CHICAGO — Former West Loop tanning salon owner Marc Winner was found guilty on two charges of sexual assault Tuesday in connection with the 2009 rape of a former employee.
Winner remained silent as the judge issued the verdict around 3 p.m. Tuesday finding him guilty of criminal sexual assault and criminal sexual abuse. He was found not guilty on a charge of criminal sexual assault with kidnapping. He now faces a sentence of four to 15 years.
Victim Justine Bour, known publicly during the trial as J.B., said in court that Winner met up with her one night in July of 2009 while she was out drinking with friends. They went to his apartment initially, then went across the street to his now defunct West Loop tanning salon, Soleil. Bour testified they both did some cocaine, and then after a struggle both at the salon and then at his condo, he raped her.
During the trial, Winner’s attorneys said he thought the sex was consensual, and he simply misunderstood so-called signals he was getting from the woman throughout the evening. When Winner took the stand he recalled Bour was flirting with him. When prosecutors pushed him further, he said “she was smiling at me,” and she was “overly friendly.”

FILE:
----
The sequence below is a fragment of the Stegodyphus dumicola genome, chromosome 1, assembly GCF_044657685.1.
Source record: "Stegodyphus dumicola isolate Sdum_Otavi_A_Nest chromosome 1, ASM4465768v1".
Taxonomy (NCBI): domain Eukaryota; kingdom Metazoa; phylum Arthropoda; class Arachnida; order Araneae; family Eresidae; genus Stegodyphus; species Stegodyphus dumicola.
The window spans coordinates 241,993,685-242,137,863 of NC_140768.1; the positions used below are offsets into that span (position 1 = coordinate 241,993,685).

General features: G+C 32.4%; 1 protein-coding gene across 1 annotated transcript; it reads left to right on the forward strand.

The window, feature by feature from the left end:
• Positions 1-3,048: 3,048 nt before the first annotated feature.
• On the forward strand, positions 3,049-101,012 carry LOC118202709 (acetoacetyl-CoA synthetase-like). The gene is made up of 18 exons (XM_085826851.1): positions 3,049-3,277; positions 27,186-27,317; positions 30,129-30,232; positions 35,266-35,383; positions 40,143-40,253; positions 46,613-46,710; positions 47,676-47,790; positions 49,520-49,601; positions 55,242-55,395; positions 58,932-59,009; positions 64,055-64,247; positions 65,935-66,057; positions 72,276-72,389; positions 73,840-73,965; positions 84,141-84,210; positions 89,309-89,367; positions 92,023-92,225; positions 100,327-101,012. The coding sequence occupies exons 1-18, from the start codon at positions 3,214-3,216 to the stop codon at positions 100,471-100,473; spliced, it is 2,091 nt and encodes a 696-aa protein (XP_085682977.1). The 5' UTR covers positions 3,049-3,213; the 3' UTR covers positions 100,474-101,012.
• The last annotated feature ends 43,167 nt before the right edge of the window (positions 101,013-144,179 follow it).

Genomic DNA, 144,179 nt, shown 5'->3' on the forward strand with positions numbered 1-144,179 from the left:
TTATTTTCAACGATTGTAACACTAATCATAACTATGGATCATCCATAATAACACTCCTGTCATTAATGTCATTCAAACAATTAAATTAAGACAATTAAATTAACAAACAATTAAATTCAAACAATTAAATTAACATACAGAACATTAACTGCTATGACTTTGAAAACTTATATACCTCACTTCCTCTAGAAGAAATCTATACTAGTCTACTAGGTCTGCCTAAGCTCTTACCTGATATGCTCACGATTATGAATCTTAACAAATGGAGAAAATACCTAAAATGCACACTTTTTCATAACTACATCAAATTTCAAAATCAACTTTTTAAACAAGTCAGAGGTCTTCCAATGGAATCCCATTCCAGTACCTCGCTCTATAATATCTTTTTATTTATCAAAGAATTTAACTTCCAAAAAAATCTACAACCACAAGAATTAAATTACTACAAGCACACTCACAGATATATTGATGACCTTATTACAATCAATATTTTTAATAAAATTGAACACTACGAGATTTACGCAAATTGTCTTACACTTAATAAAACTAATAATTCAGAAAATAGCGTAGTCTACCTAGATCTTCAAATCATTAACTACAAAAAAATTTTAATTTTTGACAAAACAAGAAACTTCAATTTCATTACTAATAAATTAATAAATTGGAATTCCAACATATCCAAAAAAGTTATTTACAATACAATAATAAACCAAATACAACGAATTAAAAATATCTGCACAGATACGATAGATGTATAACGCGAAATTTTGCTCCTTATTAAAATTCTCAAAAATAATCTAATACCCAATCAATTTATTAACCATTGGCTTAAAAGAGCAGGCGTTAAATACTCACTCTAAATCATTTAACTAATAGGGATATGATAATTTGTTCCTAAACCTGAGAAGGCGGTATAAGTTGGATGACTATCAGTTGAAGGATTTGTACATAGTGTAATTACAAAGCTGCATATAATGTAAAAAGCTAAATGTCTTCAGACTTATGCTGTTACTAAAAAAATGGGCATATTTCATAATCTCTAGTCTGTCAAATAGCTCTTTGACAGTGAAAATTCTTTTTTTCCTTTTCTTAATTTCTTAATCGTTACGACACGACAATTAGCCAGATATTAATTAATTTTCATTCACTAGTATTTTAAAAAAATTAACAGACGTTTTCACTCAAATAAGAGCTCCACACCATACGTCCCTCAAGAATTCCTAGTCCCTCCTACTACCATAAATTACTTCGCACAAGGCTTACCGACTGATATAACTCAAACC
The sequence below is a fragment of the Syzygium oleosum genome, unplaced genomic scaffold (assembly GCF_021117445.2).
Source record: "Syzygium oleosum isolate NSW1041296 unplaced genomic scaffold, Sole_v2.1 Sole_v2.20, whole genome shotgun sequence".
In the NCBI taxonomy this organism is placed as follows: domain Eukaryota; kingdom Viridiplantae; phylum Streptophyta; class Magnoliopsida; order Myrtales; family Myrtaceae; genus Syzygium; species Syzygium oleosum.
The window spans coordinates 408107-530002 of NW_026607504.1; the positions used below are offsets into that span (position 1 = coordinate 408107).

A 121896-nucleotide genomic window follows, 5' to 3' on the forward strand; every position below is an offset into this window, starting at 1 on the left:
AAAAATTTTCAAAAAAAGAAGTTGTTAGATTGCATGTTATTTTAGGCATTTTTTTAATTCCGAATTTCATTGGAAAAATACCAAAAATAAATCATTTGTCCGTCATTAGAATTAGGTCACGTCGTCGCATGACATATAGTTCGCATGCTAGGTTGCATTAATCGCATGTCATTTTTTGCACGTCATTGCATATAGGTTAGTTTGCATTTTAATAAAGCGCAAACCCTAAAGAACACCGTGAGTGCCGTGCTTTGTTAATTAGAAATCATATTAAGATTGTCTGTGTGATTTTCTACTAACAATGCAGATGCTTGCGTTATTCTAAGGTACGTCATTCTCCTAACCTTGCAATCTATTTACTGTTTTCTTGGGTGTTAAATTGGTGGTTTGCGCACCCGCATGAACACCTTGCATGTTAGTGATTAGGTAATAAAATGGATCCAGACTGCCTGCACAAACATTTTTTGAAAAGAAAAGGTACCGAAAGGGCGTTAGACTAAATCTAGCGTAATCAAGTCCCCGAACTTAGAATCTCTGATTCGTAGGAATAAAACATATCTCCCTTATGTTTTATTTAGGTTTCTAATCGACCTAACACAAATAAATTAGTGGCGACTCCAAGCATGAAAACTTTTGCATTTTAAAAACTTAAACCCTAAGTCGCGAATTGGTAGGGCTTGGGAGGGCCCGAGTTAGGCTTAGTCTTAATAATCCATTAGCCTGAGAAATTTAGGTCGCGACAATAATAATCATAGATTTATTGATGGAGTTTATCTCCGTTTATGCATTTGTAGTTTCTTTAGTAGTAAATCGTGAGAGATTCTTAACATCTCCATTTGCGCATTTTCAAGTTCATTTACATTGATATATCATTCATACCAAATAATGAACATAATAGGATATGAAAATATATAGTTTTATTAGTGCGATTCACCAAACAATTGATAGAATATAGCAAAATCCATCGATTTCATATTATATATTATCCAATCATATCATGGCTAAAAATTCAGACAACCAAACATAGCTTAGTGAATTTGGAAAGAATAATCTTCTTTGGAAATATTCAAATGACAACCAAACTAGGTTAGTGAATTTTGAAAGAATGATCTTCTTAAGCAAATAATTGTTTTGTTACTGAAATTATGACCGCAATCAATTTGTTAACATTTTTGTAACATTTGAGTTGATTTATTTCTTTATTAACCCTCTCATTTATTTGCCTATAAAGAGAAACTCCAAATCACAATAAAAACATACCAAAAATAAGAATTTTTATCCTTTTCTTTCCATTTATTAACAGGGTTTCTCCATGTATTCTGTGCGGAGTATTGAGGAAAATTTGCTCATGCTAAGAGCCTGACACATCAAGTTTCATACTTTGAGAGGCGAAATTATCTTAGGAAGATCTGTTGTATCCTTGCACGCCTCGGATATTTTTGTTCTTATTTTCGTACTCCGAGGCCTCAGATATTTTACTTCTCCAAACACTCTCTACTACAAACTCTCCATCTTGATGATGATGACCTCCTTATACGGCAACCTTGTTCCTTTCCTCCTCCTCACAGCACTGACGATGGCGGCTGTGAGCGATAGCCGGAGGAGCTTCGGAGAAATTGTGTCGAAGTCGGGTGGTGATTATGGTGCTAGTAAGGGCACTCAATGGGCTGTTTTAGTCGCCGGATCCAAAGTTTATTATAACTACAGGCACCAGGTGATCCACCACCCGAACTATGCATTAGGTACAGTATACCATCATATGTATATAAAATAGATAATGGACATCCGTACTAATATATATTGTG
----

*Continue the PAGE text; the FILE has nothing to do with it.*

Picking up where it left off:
Bour reported the incident at the time but charges were not filed until years later, after more women came forward with accusations against Winner. Now a teacher, she came forward publicly for the first time after the verdict with a message for other victims of sexual assault.
“I would just like to say to any victim of sexual assault that I hope you can hear my story and maintain hope despite the passage of time, despite obstacles, despite what seems like the end of the road,” Bour said. “Don’t give up, persevere, and if anyone tells you that you shouldn’t have had that drink, or shouldn’t have worn that dress or shouldn’t have smiled, don’t listen to them, have hope, and be brave.”
Winner is charged with the sexual assaults of three other women. Prosecutors say he raped at least nine women over the course of 17 years. He is only being charged in four cases due to Illinois’ statute of limitations.